How we can say: it is easy to understand what you could have done to prevent something bad from happening after it has happened


Imagine someone asks you a question and you don't know the precise answer and when they say you, you say: "oh, I knew it." for example:

Andy: Do you know the what would be sinA in this triangle?

Kevin: Yes, of course. let me think! Aha. Got it. It would be AC divided by BS (AC/BS).

Andy: No Kevin. You're answer was incorrect. It is vice versa. AC/BC.

Kevin. Oh, I knew it.

Andy: Yea (smilingly) [every question will appear to be easy when you know it's answer. (whereas Andy knows the answer already.)]

But how a native speaker would say it?

I've found a possibly proverb:

  • You're wise after the event.

In my opinion it makes sense and it is exactly what I am going to say, but the problem is that based on this link it is mainly BrE and I need to know whether is works in AmE too. If not, then please someone let me know how an American would convey the same thing?

  • 1
    It would be somewhat unusual for a native speaker (of AmE or BrE) to pepper a conversation with proverbs. See definition #2 here: en.oxforddictionaries.com/definition/polonian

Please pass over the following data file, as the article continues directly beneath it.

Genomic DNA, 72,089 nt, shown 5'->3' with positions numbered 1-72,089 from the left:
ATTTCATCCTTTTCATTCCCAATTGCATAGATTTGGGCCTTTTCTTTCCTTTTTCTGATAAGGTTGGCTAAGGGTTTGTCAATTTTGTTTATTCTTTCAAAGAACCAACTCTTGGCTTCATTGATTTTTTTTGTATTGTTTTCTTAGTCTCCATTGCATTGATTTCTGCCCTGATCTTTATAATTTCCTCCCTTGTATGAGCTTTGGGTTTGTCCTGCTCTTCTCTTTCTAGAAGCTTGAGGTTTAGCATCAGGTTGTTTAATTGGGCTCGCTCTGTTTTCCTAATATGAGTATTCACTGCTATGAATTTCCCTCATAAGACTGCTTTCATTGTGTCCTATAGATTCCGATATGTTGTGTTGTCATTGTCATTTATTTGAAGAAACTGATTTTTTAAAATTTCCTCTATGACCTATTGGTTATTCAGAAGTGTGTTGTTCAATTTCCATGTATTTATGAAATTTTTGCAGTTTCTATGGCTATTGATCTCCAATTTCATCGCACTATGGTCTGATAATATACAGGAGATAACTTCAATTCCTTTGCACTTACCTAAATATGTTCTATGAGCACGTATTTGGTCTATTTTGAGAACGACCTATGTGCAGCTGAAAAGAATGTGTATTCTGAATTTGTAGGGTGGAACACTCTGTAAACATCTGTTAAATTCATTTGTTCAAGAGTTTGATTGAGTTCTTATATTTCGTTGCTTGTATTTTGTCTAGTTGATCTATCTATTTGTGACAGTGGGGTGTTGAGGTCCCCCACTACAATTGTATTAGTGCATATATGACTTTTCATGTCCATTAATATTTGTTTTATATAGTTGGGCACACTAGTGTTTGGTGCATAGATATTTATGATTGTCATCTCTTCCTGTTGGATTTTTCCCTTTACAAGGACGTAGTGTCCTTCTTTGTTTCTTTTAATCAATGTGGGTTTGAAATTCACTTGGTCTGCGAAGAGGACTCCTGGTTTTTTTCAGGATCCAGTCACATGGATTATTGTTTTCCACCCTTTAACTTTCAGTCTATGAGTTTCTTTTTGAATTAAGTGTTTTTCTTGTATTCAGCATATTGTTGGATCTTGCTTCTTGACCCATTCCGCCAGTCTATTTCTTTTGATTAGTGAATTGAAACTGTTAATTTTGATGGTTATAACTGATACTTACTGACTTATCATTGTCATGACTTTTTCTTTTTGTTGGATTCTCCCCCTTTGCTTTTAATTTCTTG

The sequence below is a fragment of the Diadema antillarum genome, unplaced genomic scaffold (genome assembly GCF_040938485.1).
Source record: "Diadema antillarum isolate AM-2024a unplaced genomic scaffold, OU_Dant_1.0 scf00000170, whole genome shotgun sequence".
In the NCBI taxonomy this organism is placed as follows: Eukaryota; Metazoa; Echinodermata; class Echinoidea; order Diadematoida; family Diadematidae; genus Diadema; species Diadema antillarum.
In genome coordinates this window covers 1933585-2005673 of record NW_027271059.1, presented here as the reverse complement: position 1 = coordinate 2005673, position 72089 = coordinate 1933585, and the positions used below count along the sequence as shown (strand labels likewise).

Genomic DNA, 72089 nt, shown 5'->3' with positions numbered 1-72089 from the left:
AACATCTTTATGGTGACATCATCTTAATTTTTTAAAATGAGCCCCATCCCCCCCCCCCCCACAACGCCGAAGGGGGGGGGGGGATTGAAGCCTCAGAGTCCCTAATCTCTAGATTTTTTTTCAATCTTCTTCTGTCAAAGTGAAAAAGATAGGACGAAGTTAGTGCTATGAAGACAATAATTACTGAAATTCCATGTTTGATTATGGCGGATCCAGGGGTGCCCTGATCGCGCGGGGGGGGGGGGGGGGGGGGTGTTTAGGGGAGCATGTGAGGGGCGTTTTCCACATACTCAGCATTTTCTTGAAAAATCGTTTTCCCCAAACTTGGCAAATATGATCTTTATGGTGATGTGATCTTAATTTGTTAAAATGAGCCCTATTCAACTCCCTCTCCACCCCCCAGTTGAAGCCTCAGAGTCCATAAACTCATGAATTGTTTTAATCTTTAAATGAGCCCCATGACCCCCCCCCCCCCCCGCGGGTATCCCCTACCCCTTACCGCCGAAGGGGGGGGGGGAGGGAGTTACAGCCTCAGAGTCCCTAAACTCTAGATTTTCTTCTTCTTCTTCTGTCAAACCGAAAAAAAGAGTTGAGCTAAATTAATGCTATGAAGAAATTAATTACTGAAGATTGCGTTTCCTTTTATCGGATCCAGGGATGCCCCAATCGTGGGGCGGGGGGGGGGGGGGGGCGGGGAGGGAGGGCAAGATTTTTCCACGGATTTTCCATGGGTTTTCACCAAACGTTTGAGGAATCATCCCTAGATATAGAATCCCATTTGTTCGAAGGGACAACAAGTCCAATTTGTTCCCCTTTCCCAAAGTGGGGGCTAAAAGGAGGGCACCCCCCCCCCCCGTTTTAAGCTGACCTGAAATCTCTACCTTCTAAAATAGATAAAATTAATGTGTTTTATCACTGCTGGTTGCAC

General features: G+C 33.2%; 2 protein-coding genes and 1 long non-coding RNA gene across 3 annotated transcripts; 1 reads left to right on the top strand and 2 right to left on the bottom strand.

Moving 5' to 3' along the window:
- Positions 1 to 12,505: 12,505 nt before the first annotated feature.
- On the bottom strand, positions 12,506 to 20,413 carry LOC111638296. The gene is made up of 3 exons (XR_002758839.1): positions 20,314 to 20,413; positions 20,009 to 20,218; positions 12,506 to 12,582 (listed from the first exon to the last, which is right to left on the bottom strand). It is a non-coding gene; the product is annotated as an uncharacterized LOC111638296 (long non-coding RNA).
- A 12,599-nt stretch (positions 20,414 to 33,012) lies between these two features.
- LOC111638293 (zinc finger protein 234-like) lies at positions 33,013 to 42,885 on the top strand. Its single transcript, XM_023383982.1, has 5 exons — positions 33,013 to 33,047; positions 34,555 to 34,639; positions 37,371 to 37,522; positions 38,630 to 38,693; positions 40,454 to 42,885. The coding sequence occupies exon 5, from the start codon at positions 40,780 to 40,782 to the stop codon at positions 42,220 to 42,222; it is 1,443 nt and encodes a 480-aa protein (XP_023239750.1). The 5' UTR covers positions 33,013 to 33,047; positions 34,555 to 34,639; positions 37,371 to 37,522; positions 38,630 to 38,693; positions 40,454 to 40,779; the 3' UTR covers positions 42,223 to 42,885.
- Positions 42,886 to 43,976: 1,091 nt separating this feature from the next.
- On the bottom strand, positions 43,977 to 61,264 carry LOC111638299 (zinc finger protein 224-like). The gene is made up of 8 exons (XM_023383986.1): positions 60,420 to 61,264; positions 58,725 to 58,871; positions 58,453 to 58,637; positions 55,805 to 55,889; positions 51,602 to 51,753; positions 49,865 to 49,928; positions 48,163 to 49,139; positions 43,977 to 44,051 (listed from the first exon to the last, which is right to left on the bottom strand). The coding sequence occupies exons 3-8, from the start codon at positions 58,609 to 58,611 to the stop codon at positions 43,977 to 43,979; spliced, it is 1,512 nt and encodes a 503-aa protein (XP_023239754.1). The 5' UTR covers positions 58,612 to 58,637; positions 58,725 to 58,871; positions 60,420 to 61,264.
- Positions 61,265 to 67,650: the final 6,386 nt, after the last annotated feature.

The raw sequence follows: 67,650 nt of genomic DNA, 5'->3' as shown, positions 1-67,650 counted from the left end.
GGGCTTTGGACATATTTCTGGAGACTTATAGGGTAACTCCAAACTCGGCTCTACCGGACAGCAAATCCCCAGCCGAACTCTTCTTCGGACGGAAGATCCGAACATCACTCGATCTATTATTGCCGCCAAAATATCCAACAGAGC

– TimR
    Commented Feb 11, 2017 at 13:48
  • A common phrase on the "oh, I knew it." side would be "I knew that. I was just testing you."
    – user3169
    Commented Feb 12, 2017 at 0:59
  • 1
    Your question would be clearer is you quoted an actual conversation describing the issue at hand.
    – user3169
    Commented Feb 12, 2017 at 1:01
  • All right @user3169. I will edit my thread.
    – A-friend
    Commented Feb 12, 2017 at 3:56

1 Answer 1


In AmE we say

Hindsight is 20/20.

20/20 is how normal unimpaired vision is characterized by the optometrist: you see at a distance of 20 feet what should be seen at that distance by a person whose vision does not need to be corrected with eyeglasses.

  • Just telling "Hindsight is 20/20" without any prefix or suffix would imply the message in my question in both cases I provided @TRomano?
    – A-friend
    Commented Feb 11, 2017 at 15:38
  • 1
    Your examples are quite different. The first is a clear example of hindsight.With the second, it's not quite clear what is going on. Is the person lying, claiming to have known the answer when they did not? Or is the person saying that they had not quite understood what was being asked, and now that they do, it was indeed something they knew all along?
    – TimR
    Commented Feb 11, 2017 at 15:57
  • Well, perhaps the second is a bit foggy. Let me explain it more. In my language when someone is claiming that they could remember or somehow find out the response to the question after knowing the answer OR when they are lying that they knew the answer and they just couldn't (remember it / find it out) it in time, this proverb / idiom can be used @TRomano.
    – A-friend
    Commented Feb 11, 2017 at 16:04

You must log in to answer this question.

Not the answer you're looking for? Browse other questions tagged .